The letter also requested any records related to how the D.E.A., the F.B.I., several U.S. attorney’s offices and Homeland Security Investigation, the investigative section of the Department of Homeland Security, had “de-conflicted” the various cases concerning the Chapitos.
The roots of the squabble reach back to the fall of 2021, when senior leaders at the D.E.A. learned that agents in one of their top investigations units — known as the 959 Group — had covert sources who claimed they had insight into the Chapitos’ bustling fentanyl business, according to a senior D.E.A. official.
Fentanyl, which kills tens of thousands of Americans a year, was a top priority for Anne Milgram, the administrator of the D.E.A., who vowed after taking control of the agency to bring down the cartels most responsible for selling it.
The senior official said the D.E.A. immediately saw the possibility of building a major case that could attack not just the Chapitos themselves, but their entire fentanyl network: chemical producers, money launderers, smugglers and distributors. The plan, the official added, was to bring together everything the D.E.A. knew about the Chapitos to bolster the 959 Group’s inquiry, which was being conducted with the U.S. attorney’s office in Manhattan.
Around the same time, federal prosecutors in Chicago, San Diego and Washington — some of whom had been investigating the Chapitos for the better part of a decade — came up with a different plan. They wanted to merge three separate cases they had been working on involving Mr. Guzmán’s sons into a single case based in Chicago, according to five people familiar with the matter.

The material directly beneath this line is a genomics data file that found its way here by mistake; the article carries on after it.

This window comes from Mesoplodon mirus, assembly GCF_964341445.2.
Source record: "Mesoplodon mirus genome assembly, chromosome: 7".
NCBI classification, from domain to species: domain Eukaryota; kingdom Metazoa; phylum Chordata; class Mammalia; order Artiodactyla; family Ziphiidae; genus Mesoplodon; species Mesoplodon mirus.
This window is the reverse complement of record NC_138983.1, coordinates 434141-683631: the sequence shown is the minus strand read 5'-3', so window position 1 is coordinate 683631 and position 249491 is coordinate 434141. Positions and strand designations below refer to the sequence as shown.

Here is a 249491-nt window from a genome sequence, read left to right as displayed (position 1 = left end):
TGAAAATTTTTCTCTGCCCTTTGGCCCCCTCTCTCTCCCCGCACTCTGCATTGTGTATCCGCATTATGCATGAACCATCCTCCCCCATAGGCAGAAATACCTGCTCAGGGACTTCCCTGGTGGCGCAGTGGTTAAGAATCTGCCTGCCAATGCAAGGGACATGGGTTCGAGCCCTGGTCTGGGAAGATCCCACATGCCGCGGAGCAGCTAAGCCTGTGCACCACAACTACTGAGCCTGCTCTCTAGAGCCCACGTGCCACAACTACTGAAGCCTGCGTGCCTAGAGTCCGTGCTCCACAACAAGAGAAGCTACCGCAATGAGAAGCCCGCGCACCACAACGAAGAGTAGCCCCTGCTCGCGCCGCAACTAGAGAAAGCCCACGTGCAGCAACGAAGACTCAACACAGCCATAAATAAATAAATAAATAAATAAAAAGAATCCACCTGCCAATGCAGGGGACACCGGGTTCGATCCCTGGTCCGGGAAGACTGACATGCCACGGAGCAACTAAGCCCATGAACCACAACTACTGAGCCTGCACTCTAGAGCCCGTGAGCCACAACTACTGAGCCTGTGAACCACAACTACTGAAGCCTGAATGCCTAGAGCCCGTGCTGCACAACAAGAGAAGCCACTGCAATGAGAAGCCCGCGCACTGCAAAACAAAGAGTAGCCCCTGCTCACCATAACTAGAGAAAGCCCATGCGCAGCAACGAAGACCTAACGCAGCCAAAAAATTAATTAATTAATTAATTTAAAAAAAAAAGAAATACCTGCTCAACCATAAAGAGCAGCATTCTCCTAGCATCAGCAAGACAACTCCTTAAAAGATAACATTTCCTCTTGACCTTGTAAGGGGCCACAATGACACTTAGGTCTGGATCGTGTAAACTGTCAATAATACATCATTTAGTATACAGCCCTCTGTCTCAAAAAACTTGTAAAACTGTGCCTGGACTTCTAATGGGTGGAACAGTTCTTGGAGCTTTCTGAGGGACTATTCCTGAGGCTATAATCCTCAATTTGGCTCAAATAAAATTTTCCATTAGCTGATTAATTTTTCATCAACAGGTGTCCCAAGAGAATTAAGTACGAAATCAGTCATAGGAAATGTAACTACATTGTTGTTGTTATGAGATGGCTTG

The Chicago case did not focus directly on the Chapitos’ fentanyl operation, but it took a sweeping look at the men’s drug sales and violent crimes reaching back, in some instances, to 2008. It was built on the work of a coalition of agents from the D.E.A., the F.B.I. and Homeland Security Investigations and incorporated a vast trove of evidence from a stable of cooperating witnesses and an initial round of indictments against the Chapitos.
Jesús Alfredo, for example, had first been charged in Chicago in 2015 and his brother, Iván Archivaldo Guzmán Salazar, had first been charged in San Diego one year earlier. Prosecutors in Washington had unsealed charges against their two half brothers — Ovidio Guzmán López and Joaquín Guzmán López — in 2019, just days after the father was convicted on all charges at his own trial in Federal District Court in Brooklyn.